Field Notes 11- Input Dealers support Farmers during the COVID-19 crisis

Input dealers, trained under the DAESI programme by MANAGE, has played a key role in providing advisory and marketing support to farmers during the COVID-19 lockdown. Here, Vincent A and Balasubramani N talk of the roles played by input dealers in Karnataka during this challenging period.


The COVID-19 crisis impacted the food security and livelihoods of millions of farmers worldwide. Extension and Advisory Services (EAS) have been playing a major role in supporting farmers in addressing the challenges. While most reports discussed in detail the extension services carried out by public extension during the COVID-19 crisis and lockdown, there is very little reference to the role input dealers (who are an important source of information for farmers in India and elsewhere) played during this crisis in supporting farmers. Given this, an attempt was made to understand the contributions of input dealers who were trained under the Diploma in Agricultural Extension Services for Input Dealers (DAESI) programme in Karnataka (Box 1).

To understand the extent of involvement of these dealers in providing EAS, as well as to learn from their experiences, a study was conducted in March 2020, among 120 DAESI trained input dealers of Karnataka State.

Mr N  agaraj Chamaraj, Hukkeri, Belgavi district sells Guava to local buyer

Box 1. DAESI

The Diploma in Agricultural Extension Services for Input Dealers (DAESI) was conceptualised by MANAGE during 2002-03 as a one-year diploma programme to train input dealers on scientific agriculture, and develop them as para extension professionals. Since then, this course has been implemented by the National Institute of Agricultural Extension Management (MANAGE) and State Agricultural Management and Extension Training Institute (SAMETI) at national and state levels, respectively. Various Nodal Training Institutes (NTIs), such as Agricultural Technology Management Agency (ATMA), Krishi Vigyan Kendras (KVKs), Farmers Training Centre (FTC), NGOs etc., are implementing the DAESI programme across India. Since 2002-03 a total of 28,313 input dealers have been trained until February 2020.

Though the dealers are providing various extension services to farmers, the study has focused mostly on their extension roles that directly refer to the problems faced by farmers during the lockdown. For example, the study has analysed the dealers’ field visits, their marketing interventions to save farmers from distress sales, and the use of ICTs to provide solutions to farmers that address the present farm crisis.

Fig. 1: Field visits of input dealers during the lockdown

About 39% of the dealers said that they have managed to visit farmers’ fields even during the lockdown. Interestingly, their visits to fields have increased during the lockdown. The dealers who have visited farmers’ fields indicated that they have provided advisories on various good practices of agriculture, such as rate of fertiliser application, management of pest and diseases, assessing the quality of farm produce, direct marketing of produce, organising farmers’ collective, etc. Around 53% of them stated that visits to farmers’ fields have decreased during the lockdown. The major reason for the decrease in field visits is that the timing of their shops coincided with the timing of their field visits that is, mostly early morning to noon or late noon.


Extension and soil management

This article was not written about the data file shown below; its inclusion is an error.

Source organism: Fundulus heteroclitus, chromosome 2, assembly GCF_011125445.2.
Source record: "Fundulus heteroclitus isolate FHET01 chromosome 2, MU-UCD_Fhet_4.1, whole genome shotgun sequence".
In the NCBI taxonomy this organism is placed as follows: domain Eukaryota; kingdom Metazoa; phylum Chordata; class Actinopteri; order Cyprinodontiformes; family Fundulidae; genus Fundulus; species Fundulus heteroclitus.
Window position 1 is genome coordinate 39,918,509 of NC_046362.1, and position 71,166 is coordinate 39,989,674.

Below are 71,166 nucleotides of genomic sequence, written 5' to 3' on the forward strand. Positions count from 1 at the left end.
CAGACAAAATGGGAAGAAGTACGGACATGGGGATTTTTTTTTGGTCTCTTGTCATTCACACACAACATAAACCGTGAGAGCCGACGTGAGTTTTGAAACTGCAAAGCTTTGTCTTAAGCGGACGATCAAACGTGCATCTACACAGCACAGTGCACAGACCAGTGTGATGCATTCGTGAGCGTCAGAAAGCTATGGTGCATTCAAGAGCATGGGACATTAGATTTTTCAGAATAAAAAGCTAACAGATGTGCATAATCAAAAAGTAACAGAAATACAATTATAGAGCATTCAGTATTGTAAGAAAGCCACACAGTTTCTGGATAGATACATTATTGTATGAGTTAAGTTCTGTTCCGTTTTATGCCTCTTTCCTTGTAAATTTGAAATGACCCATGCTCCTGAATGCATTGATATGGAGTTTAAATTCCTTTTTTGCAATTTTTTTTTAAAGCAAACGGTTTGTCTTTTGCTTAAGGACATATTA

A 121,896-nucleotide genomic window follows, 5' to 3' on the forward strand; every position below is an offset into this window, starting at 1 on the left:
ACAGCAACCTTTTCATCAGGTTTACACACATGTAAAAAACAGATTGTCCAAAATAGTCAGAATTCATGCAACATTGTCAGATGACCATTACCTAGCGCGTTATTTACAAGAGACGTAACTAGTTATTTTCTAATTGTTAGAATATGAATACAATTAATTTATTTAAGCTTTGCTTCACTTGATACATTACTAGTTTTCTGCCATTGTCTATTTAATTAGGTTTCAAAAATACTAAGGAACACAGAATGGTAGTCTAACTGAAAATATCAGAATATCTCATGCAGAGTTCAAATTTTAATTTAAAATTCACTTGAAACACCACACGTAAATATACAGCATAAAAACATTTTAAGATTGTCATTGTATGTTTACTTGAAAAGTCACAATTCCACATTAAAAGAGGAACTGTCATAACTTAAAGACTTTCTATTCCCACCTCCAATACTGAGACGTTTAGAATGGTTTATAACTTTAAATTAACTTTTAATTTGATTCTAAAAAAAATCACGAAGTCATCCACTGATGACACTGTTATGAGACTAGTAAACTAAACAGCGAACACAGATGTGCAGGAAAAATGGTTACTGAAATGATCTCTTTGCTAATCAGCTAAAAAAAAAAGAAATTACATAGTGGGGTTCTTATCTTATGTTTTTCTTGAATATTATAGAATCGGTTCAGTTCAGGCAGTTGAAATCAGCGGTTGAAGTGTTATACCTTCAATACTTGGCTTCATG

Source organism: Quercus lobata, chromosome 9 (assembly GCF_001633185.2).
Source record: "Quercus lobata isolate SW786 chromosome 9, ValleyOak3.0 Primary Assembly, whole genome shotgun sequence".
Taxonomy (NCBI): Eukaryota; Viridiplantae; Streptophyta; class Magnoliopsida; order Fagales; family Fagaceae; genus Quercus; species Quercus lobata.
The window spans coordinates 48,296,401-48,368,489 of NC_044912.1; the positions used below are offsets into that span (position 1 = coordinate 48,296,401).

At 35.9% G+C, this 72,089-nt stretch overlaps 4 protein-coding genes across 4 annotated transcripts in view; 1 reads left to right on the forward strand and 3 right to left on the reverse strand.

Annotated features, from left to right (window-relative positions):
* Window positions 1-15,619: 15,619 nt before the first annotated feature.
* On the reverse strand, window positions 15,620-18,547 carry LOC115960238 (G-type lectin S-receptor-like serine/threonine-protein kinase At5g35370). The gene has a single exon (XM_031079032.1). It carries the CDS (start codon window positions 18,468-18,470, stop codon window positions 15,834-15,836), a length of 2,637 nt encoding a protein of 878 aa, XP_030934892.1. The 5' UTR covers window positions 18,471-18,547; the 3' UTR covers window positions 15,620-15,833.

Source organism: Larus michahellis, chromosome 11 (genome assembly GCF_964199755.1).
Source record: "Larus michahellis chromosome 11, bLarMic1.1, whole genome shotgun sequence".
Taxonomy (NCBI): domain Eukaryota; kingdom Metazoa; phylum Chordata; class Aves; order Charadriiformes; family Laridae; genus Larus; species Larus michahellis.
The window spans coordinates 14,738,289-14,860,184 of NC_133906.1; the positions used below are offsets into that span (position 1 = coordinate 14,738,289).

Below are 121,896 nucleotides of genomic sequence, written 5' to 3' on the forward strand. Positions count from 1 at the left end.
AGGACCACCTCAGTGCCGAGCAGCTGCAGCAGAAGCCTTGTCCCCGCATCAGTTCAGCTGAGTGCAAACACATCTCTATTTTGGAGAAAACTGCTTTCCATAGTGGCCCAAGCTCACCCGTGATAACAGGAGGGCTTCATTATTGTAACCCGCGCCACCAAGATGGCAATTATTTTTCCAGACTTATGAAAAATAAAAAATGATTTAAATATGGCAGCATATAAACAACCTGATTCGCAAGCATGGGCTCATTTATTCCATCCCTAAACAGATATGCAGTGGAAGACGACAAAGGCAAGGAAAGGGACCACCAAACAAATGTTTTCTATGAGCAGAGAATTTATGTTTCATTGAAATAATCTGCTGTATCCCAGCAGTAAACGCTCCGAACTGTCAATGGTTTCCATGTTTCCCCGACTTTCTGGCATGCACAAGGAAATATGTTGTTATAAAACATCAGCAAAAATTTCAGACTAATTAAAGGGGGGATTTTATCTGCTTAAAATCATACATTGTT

Mr Anil Kumar, an input dealer from Kalaburagi district, indicated that he has visited his farmers’ fields and provided advisory services on the procedure for soil sampling and application of fertiliser based on soil sample test results. He also spoke to them about the soil testing facilities at KVK Kalaburagi. He realised that this summer was the best time for advising farmers on the importance of soil testing since most of the farmers had left their lands fallow due to the lockdown, which therefore might help them get a good yield in the monsoon season. Up until the end of April he had advised about 50 farmers since the start of the lockdown period.

Advisory on pest management

Mr Narayan Kotriki, an input dealer from Chincholi, Kalaburagi district, has visited about 50-60 farmers who were growing watermelon that were found to have infestations of leaf burning disease. He advised them to mix 2 g Ridomil gold in one litre of water and spray it in the evening time for effective control of the disease. He mentioned that he has been advising farmers about crop management. He further stated that farm advisory is more important, especially during a crisis time like this, as it helps farmers to build trust in input dealers, for more than crop management. He also said that the scientists of KVK, Kalaburagi, have become his major point of contact after the DAESI programme. During the lockdown, his contacts with scientists have become even more significant since their advisory has helped him to address the immediate needs of farmers, such as marketing, transportation, etc.

Burning disease on watermelon

Networking is key

Mr Mohan Kumar DR, is an input dealer who has his shop at Doddaballapur, Bangalore Rural. As most of his farmers reported non-availability of transport facilities to go for input purchase, he arranged his brother’s Tata Ace for the transport of inputs directly to farmers’ doorsteps. He made an inventory of the inputs required by his customers twice every week. After preparing the inventory, he had arranged a vehicle from his brother and supplied the inputs required directly to four to five farmers every day during lockdown phases 1.0 and 2.0. He stated that this initiative has minimised the transport charge of each farmer to just Rs. 10 per bag. Previously, the same farmers had to spend about Rs. 50-100 per bag for transport alone. The most significant part of his services is that he advised his farmers to pay the amount online using Phonepe or GPay.

It is interesting to note from the above that the dealers have played a significant role in meeting the needs of farmers during the COVID-19 pandemic. What is mentioned above are only a few examples of what the dealers are contributing to the farmers’ welfare through their extension services. There are many more such happenings in the fields, yet many of them go unnoticed.